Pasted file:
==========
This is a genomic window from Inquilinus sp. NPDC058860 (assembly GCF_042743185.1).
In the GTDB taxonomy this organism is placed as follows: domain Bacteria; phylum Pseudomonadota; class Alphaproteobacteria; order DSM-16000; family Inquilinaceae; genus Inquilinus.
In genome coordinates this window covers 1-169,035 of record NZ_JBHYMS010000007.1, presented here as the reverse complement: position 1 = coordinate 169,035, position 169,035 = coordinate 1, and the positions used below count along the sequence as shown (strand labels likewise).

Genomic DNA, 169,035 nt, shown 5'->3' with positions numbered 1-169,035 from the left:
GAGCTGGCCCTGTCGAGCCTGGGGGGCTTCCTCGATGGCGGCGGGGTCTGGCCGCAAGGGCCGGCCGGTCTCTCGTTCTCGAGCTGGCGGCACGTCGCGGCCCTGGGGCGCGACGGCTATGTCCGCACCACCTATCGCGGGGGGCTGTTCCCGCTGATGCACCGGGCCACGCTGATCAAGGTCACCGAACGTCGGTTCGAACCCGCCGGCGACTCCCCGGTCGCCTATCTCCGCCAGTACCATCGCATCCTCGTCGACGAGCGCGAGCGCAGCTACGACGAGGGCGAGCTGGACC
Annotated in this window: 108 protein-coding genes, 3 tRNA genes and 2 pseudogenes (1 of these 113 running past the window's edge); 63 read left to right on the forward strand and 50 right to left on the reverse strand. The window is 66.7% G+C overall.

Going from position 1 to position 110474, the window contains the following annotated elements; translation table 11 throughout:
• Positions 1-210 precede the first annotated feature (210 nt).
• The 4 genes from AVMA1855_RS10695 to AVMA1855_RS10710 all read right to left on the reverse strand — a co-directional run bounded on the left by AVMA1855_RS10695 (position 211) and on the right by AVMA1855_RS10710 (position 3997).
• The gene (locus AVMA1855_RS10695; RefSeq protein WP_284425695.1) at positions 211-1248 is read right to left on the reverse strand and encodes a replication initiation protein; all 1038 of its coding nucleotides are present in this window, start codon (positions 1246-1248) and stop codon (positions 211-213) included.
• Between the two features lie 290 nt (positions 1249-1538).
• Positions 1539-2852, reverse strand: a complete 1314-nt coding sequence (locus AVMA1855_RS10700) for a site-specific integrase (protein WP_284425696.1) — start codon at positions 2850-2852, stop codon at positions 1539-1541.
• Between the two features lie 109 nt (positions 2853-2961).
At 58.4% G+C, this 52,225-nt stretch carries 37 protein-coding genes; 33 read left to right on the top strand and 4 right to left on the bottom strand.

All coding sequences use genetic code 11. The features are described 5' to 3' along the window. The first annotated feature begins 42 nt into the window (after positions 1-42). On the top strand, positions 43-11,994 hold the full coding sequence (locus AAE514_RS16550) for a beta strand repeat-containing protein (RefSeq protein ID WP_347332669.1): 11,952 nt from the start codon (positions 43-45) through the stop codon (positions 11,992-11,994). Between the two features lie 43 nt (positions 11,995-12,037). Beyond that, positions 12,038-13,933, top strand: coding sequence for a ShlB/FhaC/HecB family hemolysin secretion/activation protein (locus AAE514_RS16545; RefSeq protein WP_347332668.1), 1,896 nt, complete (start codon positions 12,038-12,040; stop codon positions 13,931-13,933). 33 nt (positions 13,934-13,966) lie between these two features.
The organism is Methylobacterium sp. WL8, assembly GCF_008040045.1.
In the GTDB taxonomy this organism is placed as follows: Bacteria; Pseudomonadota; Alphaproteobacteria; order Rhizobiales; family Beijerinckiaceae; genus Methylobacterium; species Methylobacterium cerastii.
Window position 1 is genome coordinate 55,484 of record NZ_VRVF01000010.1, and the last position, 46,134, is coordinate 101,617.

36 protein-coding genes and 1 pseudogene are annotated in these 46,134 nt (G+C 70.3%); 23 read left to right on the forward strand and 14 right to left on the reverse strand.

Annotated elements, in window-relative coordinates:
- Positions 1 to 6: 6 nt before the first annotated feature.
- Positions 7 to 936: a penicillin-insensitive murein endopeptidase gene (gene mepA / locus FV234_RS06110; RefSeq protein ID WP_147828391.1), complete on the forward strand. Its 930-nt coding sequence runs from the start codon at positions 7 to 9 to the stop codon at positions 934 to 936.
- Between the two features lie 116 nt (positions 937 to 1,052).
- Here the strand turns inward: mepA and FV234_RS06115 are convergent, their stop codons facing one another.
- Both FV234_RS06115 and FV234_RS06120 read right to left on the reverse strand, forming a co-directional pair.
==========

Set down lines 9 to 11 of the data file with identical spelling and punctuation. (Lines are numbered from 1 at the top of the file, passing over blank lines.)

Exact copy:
• The 4 genes from AVMA1855_RS10695 to AVMA1855_RS10710 all read right to left on the reverse strand — a co-directional run bounded on the left by AVMA1855_RS10695 (position 211) and on the right by AVMA1855_RS10710 (position 3997).
• The gene (locus AVMA1855_RS10695; RefSeq protein WP_284425695.1) at positions 211-1248 is read right to left on the reverse strand and encodes a replication initiation protein; all 1038 of its coding nucleotides are present in this window, start codon (positions 1246-1248) and stop codon (positions 211-213) included.
• Between the two features lie 290 nt (positions 1249-1538).